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Posted Sun Apr 2, 2017 11:36 AM

IMO more color is always better.  But, four colors may be enough.  I would need to see both I suppose.



#32 --- Ω --- OFFLINE  

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Posted Sun Apr 2, 2017 4:05 PM

I'm not the most knowledgeable guy around here when it comes to memory locations or assembly language programming, but I wonder, are some commonly used programming conventions 'locked in stone'?

 

It's common to see games in multiple pieces, like War Zone II was before one of our resident programming wizards stuffed it all into a single .BIN.  But that was 'just' a standard E/A 5 game.  What about a multi-bank UberGROM mega-sized program... AND STILL have the levels load from disk for an even larger and more spectacular mind blowing program?  Who says things have to be in one piece?  

 

If taken to 'the next level' I can imagine a huge program stuffed into the entire contents on an UberGROM, but also requiring the full capacity of the 1meg SAMS card and the enhanced capabilities of the F18A.  Like somebody else said, why build the hardware if no one is ever going to use it.  Many of us ALREADY have the required equipment, and those who don't will be given a pretty compelling reason to upgrade! icon_evil.gif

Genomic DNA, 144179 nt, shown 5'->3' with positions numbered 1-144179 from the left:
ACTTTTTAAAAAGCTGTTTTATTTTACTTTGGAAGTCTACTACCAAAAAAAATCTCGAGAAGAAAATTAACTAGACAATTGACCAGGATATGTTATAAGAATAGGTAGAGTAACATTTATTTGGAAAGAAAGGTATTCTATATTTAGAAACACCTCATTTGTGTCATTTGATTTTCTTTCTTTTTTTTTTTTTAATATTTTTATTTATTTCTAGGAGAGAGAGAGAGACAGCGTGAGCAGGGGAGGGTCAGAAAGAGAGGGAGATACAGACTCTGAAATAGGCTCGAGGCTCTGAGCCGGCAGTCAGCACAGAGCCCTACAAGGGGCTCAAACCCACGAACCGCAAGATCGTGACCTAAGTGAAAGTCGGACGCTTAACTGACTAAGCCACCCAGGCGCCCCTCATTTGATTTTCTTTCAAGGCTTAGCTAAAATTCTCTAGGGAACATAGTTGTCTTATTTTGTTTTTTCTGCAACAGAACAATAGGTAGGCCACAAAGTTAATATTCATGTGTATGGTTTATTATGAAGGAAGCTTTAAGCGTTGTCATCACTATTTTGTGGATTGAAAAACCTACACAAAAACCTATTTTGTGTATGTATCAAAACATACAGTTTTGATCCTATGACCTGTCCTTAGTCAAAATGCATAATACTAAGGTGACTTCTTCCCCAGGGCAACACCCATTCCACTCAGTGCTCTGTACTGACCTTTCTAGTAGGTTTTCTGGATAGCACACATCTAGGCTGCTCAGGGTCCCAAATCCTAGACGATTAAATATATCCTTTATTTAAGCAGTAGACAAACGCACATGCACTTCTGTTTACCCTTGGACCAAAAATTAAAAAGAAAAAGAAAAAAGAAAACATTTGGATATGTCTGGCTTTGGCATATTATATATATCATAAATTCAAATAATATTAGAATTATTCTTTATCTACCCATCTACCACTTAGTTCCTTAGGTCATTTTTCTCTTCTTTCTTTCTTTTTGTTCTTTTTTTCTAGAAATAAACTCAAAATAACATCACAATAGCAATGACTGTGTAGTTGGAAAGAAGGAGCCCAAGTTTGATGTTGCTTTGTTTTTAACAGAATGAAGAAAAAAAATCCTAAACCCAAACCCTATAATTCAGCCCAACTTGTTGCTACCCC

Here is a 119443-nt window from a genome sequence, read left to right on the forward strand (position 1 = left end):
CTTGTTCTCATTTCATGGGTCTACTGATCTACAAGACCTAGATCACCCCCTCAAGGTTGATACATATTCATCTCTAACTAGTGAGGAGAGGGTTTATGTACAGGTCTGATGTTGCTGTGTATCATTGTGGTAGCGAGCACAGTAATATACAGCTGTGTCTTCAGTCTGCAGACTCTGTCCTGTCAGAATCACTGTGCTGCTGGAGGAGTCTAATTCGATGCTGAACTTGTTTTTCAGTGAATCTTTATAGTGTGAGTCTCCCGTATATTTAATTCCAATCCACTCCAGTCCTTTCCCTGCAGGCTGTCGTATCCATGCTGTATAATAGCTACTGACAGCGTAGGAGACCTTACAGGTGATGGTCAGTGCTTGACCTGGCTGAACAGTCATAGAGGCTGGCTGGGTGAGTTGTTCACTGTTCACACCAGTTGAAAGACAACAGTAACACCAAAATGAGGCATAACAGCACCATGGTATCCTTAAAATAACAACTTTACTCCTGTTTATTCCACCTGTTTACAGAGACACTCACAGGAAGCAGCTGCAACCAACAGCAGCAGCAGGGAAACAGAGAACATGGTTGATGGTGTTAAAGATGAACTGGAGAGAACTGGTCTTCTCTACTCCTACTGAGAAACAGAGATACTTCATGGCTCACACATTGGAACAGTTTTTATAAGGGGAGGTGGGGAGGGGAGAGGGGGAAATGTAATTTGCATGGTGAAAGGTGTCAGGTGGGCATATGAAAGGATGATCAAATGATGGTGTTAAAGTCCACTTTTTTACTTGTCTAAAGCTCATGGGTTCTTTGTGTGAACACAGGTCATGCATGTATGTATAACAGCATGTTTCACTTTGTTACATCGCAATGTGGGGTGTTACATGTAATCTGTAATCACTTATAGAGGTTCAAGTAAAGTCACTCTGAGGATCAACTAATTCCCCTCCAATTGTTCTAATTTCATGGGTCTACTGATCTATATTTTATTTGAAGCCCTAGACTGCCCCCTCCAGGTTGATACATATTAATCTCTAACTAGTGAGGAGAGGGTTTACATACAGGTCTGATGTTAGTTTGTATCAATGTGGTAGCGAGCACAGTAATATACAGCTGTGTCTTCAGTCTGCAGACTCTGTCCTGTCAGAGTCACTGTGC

The disk based Monopoly game uses a SAMS loader, who say's a cartridge cannot do the same for loading levels into a SAMS card before game play begins?



#33 Tursi OFFLINE  

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Posted Sun Apr 2, 2017 4:59 PM

Not to say you're wrong, but it's worth noting that a 512k has more space on it than any removable disk system currently available for the TI, unless you count using an entire CF card. ;) 180k is the largest reasonable maximum, since nearly everyone has at least DSSD. That's why you wouldn't be too likely to see a 512k cartridge that also loads from disk - the complexity of adding loading from disk to get just 30% more data, at a very slow comparable rate, wouldn't be worth it to me. If you went UberGROM cart you get 120k of GROM space which is almost as much space as the floppy offers, and it's almost as fast as the ROM for loading (at least when compared to a floppy disk).